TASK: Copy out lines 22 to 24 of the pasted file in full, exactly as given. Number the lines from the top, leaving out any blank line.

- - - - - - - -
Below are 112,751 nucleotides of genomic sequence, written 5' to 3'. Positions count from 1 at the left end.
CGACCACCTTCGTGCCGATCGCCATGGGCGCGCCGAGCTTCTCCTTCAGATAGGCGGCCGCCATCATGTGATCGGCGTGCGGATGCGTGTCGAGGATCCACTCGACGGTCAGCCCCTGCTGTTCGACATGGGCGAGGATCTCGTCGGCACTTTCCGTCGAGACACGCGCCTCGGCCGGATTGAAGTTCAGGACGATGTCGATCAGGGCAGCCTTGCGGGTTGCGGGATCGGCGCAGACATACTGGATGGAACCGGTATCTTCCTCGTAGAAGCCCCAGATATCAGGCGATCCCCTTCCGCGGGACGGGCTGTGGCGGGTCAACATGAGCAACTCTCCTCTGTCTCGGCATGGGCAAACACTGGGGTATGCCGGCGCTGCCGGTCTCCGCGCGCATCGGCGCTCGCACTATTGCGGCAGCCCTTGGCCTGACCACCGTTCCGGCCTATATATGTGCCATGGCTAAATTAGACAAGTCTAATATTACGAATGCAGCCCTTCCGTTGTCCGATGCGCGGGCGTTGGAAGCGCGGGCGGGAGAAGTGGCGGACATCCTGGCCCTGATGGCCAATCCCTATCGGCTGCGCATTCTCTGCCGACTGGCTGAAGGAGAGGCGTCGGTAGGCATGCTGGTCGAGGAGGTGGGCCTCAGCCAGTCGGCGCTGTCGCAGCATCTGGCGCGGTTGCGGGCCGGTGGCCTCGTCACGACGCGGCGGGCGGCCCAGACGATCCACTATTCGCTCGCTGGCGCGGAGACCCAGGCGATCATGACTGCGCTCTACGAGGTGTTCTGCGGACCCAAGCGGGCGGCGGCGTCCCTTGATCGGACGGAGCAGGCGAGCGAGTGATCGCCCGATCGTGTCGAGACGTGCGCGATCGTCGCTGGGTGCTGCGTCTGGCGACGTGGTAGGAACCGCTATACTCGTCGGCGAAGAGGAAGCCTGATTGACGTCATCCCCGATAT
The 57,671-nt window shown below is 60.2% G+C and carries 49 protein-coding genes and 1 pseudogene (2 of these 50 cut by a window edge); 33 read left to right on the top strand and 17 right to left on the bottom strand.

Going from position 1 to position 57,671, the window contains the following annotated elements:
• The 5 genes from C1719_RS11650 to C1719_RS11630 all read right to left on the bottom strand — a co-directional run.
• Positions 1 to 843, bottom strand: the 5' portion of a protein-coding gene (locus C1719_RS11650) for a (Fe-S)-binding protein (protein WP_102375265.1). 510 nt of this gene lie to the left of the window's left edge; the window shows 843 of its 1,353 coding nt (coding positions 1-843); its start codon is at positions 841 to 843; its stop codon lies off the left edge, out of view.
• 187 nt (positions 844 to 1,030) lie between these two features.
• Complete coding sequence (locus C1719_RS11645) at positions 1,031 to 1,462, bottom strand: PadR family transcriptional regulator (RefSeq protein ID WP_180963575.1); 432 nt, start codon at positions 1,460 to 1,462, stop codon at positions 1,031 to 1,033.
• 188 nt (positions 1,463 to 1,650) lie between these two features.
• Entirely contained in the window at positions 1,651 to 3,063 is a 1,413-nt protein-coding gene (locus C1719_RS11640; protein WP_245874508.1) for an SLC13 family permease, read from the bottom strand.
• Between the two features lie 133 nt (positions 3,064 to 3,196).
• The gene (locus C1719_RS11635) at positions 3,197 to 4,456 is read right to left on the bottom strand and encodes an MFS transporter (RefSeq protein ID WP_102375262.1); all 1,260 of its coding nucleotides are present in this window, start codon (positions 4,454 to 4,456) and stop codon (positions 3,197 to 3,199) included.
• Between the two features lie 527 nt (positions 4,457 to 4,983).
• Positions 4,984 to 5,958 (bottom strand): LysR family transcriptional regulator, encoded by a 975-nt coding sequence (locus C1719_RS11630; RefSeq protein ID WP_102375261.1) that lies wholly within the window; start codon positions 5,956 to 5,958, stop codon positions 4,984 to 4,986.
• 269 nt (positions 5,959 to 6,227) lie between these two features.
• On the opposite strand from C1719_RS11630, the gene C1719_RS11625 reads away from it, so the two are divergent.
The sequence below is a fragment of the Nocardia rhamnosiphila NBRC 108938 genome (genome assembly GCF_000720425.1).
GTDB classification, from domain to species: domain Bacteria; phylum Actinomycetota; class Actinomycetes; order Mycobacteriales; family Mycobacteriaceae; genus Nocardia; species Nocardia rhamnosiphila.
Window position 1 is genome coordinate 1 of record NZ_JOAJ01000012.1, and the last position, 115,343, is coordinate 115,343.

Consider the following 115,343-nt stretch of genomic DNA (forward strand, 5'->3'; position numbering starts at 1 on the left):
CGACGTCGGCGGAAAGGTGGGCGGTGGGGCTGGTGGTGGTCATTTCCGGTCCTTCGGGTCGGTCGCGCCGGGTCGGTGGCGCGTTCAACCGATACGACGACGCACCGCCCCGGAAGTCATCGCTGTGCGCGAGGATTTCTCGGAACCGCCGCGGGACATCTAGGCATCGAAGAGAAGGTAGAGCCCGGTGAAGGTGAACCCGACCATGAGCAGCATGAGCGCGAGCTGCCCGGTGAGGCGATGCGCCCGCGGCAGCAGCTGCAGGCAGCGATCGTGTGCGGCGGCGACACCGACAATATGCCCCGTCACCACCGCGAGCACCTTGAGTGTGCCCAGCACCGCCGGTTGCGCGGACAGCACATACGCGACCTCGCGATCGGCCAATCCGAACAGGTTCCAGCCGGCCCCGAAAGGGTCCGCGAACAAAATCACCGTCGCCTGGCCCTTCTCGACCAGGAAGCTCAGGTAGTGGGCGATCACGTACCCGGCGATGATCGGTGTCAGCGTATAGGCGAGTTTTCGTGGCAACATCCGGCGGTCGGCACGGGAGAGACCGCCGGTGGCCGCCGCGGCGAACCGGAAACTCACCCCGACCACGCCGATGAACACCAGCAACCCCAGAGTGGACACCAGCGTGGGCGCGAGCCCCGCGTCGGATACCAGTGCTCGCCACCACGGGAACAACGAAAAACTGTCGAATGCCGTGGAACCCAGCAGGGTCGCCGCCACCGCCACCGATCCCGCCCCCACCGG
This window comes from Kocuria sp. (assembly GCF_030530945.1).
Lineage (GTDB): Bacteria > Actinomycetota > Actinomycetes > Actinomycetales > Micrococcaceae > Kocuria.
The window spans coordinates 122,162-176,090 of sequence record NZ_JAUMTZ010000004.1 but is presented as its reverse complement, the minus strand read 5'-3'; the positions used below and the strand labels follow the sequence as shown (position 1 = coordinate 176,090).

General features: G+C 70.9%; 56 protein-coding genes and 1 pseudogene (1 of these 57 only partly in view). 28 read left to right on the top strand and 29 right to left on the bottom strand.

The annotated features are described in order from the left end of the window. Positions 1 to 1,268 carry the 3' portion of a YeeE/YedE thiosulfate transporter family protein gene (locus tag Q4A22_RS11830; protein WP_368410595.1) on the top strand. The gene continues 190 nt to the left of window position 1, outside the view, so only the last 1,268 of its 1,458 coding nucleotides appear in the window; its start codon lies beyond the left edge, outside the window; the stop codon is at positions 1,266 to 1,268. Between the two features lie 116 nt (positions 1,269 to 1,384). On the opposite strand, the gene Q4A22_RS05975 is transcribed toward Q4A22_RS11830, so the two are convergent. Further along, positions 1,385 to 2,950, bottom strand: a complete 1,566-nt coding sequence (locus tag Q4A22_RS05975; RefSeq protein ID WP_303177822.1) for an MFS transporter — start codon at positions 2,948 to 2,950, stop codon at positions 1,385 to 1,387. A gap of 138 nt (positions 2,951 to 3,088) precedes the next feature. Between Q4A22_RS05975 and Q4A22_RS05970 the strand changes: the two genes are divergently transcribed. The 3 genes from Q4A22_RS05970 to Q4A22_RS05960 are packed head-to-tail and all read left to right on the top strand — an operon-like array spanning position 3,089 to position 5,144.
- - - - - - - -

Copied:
This window comes from Kocuria sp. (assembly GCF_030530945.1).
Lineage (GTDB): Bacteria > Actinomycetota > Actinomycetes > Actinomycetales > Micrococcaceae > Kocuria.
The window spans coordinates 122,162-176,090 of sequence record NZ_JAUMTZ010000004.1 but is presented as its reverse complement, the minus strand read 5'-3'; the positions used below and the strand labels follow the sequence as shown (position 1 = coordinate 176,090).